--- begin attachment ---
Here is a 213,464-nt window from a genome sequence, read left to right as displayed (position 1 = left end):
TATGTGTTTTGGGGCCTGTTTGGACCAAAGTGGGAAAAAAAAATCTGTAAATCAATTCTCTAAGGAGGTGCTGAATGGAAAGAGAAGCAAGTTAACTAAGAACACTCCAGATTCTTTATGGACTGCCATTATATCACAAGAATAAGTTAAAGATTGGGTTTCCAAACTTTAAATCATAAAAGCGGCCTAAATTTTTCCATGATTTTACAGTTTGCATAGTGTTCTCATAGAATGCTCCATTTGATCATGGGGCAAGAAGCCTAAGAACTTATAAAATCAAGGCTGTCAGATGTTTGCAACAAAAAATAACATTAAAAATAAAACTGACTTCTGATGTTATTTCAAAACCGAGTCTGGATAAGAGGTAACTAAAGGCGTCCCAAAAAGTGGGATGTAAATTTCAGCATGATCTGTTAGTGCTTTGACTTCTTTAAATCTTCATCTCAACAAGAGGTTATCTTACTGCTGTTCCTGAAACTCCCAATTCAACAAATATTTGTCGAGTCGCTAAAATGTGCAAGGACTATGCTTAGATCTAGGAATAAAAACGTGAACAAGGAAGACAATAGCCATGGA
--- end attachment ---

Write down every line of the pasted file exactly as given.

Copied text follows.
Here is a 213,464-nt window from a genome sequence, read left to right as displayed (position 1 = left end):
TATGTGTTTTGGGGCCTGTTTGGACCAAAGTGGGAAAAAAAAATCTGTAAATCAATTCTCTAAGGAGGTGCTGAATGGAAAGAGAAGCAAGTTAACTAAGAACACTCCAGATTCTTTATGGACTGCCATTATATCACAAGAATAAGTTAAAGATTGGGTTTCCAAACTTTAAATCATAAAAGCGGCCTAAATTTTTCCATGATTTTACAGTTTGCATAGTGTTCTCATAGAATGCTCCATTTGATCATGGGGCAAGAAGCCTAAGAACTTATAAAATCAAGGCTGTCAGATGTTTGCAACAAAAAATAACATTAAAAATAAAACTGACTTCTGATGTTATTTCAAAACCGAGTCTGGATAAGAGGTAACTAAAGGCGTCCCAAAAAGTGGGATGTAAATTTCAGCATGATCTGTTAGTGCTTTGACTTCTTTAAATCTTCATCTCAACAAGAGGTTATCTTACTGCTGTTCCTGAAACTCCCAATTCAACAAATATTTGTCGAGTCGCTAAAATGTGCAAGGACTATGCTTAGATCTAGGAATAAAAACGTGAACAAGGAAGACAATAGCCATGGA